Procedural protections in the context of prison discipline is not the same as due process in the criminal law context because "[p]rison discipline proceedings are not a part of a criminal prosecution, and the full panoply of rights due a criminal defendant does not apply." Wolff v. McDonnell, 418 U.S. 539, 556 (1974). The Supreme Court has historically held that the Due Process Clause is applicable to disciplinary proceedings where a prisoner is threatened with a loss of good-time or the imposition of solitary confinement. Id. The Court held that inmates must be afforded written notice of the claimed violation at least twenty-four hours before a disciplinary hearing, a written statement of the fact finders as to the evidence relied on and reasons, and the right to call witnesses and present documentary evidence where such would not be unduly hazardous to institutional safety or correctional goals.

         The Supreme Court subsequently limited challenges to disciplinary cases in Sandin v. Conner, 515 U.S. 472 (1995). The Court referred to its discussion in Wolff v. McDonnell, regarding solitary confinement as "dicta." Id. The Supreme Court went on to hold that when discipline, even segregated confinement, did not "present the type of atypical, significant deprivation in which a state might conceivably create a liberty interest, " there was no "protected liberty interest" that would entitle the inmate to the procedural protections set forth in Wolff. Id. at 486.

         The Fifth Circuit has applied Sandin to a number of situations. Punishment consisting of placement in administrative segregation or the loss of the opportunity to earn good-time is not enough to trigger the protection of the Constitution. Lukenv. Scott, 71 F.3d 192(5thCir. 1995). The loss of the opportunity to earn good-time will not trigger the protection of the Constitution even when an inmate is eligible for mandatory supervision. Malchi v. Thaler, 211 F.3d 953 (5th Cir. 2000). The imposition of commissary and cell restrictions likewise will not trigger the protection of the Constitution. Madison v. Parker, 104 F.3d 765, 768 (5th Cir. 1997). The loss of good-time will not support relief to the extent that it adversely affects parole eligibility. Sandin, 515 U.S. at 487. However, the loss of good-time will trigger the protection of the Constitution if, and only if, a prisoner is eligible for release on mandatory supervision. Madison v. Parker, 104 F.3d at 769.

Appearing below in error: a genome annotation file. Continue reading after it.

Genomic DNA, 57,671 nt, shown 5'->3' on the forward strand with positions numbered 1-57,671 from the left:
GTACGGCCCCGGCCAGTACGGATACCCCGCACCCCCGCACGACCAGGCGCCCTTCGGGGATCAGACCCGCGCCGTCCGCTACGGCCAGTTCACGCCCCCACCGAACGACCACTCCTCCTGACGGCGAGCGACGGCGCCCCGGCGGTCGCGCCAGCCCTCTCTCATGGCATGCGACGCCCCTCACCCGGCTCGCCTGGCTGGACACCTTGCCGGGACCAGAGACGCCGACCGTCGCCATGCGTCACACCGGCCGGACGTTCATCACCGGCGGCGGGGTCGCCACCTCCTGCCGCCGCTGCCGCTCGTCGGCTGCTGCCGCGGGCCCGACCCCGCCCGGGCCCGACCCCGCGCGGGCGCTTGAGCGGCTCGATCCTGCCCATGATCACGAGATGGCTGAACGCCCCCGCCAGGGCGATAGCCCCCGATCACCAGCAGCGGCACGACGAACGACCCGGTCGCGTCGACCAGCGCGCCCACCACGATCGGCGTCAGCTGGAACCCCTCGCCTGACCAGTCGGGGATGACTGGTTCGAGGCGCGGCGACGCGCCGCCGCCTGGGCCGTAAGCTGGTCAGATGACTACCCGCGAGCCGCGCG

Kaizer's punishment consisted of a loss of recreation privileges for forty-five days; a loss of commissary privileges for forty-five days; suspension of contact visits through June 1, 2017; placement in solitary confinement for 15 days; and a reduction in good-time earning class status from State Approved Trusty 3 to Line 1. Kaizer states that he is ineligible for release on mandatory supervision. (Docket Entry No. 13, p. 4). The restrictions on Kaizer's privileges are merely changes in the conditions of his confinement, which do not implicate due process concerns. Madison v. Parker,104 F.3d 765, 768 (5th Cir. 1997). They are not penalties that would be considered "the type of atypical, significant deprivation" that would be actionable. Id. See also Malchi v. Thaler,211 F.3d 953, 958 (5th Cir. 2000); Pichardo v. Kinker,73 F.3d 612, 612-13 (5th Cir. 1996). The Fifth Circuit has specifically held commissary and telephone restrictions do not implicate protected liberty interests. Lewis v. Dretke, No. 02-40956, 54 Fed.Appx. 795, 2002 WL 31845293 (5th ...